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University of Tartu


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UT is Estonia's leading center of research and training. It preserves the Estonian people's culture and spearheads the country's reputation in research and provision of higher education. UT belongs to the top 1.2% of the world's best universities.
As Estonia's national university, UT stresses the importance of international co-operation and partnerships with reputable research universities worldwide. The university's strong research potential is evidenced by the fact that the University of Tartu has been invited to join the Coimbra Group, a prestigious club of renowned research universities.
UT includes four faculties. To support and develop its students and academic staff's professional competence, the university has entered into bilateral co-operation agreements with 79 partner institutions in 31 countries.
The University of Tartu was founded in 1632 by the Swedish king Gustavus Adolphus. It was initially called Academia Dorpatensis. Johan Skytte, governor of Livonia, made the necessary preparations for creating a university in Tartu (then Dorpat).
Academia Dorpatensis, modeled after the University of Uppsala in Sweden, was intended to pursue research and advance learning in various disciplines. The University of Tartu (UT) has continued to adhere to this approach throughout the centuries and remains today the only classical university in Estonia. Research at UT focuses on subjects as diverse as medicine and philosophy, genetics, and computer science.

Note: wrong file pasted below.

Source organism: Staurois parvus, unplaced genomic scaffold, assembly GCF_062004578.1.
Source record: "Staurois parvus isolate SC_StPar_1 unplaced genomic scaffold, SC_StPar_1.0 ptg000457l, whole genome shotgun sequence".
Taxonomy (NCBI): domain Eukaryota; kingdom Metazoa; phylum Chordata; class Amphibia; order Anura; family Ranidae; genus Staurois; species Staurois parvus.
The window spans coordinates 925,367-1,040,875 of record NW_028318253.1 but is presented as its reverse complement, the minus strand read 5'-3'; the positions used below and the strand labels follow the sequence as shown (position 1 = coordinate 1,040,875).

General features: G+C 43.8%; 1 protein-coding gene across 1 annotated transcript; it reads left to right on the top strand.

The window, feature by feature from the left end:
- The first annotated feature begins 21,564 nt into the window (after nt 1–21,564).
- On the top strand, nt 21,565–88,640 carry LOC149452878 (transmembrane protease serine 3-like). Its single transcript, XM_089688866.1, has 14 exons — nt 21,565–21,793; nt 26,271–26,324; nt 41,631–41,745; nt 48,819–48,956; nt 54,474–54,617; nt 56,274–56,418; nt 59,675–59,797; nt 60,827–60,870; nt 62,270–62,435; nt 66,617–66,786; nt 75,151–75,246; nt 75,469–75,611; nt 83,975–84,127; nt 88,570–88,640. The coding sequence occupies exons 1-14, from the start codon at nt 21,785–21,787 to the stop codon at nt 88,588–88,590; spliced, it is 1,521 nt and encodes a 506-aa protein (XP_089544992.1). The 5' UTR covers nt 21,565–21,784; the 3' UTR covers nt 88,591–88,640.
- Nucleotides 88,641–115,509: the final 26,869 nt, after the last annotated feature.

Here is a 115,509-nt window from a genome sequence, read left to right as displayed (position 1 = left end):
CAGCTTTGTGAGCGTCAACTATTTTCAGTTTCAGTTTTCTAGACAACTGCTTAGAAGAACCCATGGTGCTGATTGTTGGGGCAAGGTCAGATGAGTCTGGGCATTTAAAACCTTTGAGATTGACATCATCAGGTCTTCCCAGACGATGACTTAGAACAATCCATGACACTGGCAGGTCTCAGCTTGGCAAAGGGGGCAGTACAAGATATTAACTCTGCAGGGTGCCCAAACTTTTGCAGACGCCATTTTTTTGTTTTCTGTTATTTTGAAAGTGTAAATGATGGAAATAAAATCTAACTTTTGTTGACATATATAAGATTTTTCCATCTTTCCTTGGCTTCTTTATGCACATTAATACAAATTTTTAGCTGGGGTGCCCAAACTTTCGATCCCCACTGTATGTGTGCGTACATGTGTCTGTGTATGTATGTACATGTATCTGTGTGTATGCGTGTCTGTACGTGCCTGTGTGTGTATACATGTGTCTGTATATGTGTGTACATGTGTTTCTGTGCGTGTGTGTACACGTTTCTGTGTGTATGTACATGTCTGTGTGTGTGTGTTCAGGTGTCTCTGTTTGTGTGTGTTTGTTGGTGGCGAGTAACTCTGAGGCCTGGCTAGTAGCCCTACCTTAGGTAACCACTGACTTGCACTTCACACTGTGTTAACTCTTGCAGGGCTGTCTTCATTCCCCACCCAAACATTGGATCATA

The first students enrolled 20-21 April 1632. The opening ceremony of Academia Dorpatensis (Academia Gustaviana) took place on 15 October in the same year. The academy in Tartu functioned with philosophy, law, theology, and medical faculties based on the University of Uppsala privileges. On account of the Russian-Swedish War, the University of Tartu moved to Tallinn in 1656, and in 1665, it closed down.
In 1690 Tartu became a university town again. Academia Gustavo-Carolina moved shortly after from Tartu to Pärnu due to the coalition against Sweden and the Great Famine of 1695-1697. Academia Gustavo-Carolina, which had opened in Pärnu on 28 August 1699, was closed because of the surrender to Russian forces on 12 August 1710 during the Northern War. According to the capitulation act, the Russians had agreed to keep the university in Pärnu.
In the 17th century, future outstanding Swedish scientists Urban Hiärne, Olof Verelius, Arvid Moller, and others studied at the university. Among the academic staff were: Friedrich Menius, professor of history (the history of Livonia, the first scientific approach to Estonian folklore) Sven Dimberg, professor of mathematics (the first in the world to deliver lectures based on Newton's theory) Olaus Hermelin, professor of rhetoric and poetry and Lars Micrander, professor of medicine (the founder of balneology, the discoverer of natural mineral water springs).
At the end of the 17th century, the university's mentality and outlook on the world substantially impacted Descartes' philosophy.
With the opening of Academia Gustaviana's printing press in 1631 (it was opened at the secondary school of Tartu, the university's predecessor), book printing in Estonia began. About 1,300 volumes were published.
NB! The dates in this article are given according to the old calendar that was used in Estonia.


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